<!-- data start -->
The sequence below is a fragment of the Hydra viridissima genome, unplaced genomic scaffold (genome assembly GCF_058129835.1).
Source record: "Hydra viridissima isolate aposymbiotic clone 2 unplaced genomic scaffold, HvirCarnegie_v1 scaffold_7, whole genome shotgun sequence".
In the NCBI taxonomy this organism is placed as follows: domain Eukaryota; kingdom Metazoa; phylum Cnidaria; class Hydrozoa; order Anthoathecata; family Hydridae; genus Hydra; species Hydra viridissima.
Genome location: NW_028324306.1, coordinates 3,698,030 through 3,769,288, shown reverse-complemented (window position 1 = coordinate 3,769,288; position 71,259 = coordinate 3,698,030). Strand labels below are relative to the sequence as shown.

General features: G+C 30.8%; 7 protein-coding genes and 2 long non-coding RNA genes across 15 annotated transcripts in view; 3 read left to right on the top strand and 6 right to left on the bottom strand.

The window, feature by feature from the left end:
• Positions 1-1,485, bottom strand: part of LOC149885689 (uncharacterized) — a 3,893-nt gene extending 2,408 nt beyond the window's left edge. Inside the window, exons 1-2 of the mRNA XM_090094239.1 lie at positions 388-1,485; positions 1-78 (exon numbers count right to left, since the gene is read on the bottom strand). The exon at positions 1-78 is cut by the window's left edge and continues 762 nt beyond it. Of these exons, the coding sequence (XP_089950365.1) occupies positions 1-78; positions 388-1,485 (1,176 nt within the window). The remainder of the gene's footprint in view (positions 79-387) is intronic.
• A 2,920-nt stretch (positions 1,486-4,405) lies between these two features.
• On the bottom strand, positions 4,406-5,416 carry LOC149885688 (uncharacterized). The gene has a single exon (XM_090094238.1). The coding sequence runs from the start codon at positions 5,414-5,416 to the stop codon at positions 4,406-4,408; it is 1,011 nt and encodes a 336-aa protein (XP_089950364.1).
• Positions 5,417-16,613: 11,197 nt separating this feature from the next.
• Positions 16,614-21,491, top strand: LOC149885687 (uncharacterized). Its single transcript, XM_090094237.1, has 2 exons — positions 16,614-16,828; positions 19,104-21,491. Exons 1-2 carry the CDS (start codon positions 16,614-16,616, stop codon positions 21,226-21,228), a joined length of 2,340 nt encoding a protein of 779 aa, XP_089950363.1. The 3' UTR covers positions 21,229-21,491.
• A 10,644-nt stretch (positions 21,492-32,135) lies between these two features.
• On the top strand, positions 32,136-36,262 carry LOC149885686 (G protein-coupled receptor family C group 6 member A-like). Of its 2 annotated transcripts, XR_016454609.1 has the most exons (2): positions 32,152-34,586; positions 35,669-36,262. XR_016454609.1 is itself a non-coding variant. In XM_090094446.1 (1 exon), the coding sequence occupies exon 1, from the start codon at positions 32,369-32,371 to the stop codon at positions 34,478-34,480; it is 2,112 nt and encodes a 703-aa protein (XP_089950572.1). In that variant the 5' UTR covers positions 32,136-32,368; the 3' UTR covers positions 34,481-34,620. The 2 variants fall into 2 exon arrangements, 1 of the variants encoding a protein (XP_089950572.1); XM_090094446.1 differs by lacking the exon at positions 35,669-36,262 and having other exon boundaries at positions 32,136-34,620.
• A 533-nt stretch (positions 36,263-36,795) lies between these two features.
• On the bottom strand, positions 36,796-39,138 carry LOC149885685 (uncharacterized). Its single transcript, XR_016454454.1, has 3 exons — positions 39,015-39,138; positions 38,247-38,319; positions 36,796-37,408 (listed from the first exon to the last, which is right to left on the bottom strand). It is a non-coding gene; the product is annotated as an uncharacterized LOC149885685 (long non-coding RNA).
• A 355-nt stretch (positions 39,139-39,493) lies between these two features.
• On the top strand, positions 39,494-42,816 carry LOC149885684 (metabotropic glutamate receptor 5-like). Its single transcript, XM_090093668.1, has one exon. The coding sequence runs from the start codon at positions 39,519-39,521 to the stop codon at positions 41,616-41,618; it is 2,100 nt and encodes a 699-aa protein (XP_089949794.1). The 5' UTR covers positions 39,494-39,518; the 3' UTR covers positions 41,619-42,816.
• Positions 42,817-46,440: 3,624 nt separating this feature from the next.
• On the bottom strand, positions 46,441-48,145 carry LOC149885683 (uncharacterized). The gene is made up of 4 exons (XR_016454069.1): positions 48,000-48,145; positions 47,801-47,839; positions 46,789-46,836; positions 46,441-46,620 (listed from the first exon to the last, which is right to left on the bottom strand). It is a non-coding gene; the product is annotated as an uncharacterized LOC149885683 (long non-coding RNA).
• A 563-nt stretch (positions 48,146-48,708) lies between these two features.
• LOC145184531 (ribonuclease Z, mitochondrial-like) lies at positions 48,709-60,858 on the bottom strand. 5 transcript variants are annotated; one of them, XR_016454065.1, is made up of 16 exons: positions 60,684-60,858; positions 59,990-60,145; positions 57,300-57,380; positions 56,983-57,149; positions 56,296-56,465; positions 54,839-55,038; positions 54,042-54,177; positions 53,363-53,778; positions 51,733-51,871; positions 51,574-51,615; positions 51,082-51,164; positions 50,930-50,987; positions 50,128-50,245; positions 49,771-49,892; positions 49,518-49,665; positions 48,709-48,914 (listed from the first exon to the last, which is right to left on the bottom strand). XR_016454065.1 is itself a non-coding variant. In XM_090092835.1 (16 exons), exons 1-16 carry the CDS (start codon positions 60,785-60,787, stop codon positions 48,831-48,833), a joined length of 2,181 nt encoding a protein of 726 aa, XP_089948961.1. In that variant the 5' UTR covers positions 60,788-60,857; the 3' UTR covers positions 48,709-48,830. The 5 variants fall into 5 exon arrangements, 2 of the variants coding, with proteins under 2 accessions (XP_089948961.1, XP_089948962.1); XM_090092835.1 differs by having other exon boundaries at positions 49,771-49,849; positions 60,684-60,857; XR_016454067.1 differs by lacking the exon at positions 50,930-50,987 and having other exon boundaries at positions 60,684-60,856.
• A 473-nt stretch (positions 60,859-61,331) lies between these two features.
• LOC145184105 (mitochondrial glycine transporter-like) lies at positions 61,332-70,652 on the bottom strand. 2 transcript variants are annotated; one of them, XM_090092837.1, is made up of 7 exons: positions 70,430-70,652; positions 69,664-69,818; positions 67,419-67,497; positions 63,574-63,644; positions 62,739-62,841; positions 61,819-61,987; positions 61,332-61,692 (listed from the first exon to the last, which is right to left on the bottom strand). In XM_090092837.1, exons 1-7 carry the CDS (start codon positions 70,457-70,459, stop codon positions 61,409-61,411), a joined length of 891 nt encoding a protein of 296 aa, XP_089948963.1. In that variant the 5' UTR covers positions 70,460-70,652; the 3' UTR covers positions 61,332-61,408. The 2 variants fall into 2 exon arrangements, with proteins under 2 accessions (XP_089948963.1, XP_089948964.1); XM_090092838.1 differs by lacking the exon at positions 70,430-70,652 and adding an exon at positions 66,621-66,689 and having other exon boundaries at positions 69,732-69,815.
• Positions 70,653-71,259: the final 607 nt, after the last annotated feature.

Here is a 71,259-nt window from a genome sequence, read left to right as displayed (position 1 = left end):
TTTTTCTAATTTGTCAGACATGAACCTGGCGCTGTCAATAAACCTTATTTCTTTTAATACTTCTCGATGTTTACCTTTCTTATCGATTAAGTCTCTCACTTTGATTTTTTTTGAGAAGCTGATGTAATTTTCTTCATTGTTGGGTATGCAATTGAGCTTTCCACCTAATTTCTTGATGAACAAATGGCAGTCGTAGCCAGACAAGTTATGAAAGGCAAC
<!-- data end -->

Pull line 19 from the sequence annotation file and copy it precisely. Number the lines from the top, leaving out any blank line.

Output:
• On the bottom strand, positions 46,441-48,145 carry LOC149885683 (uncharacterized). The gene is made up of 4 exons (XR_016454069.1): positions 48,000-48,145; positions 47,801-47,839; positions 46,789-46,836; positions 46,441-46,620 (listed from the first exon to the last, which is right to left on the bottom strand). It is a non-coding gene; the product is annotated as an uncharacterized LOC149885683 (long non-coding RNA).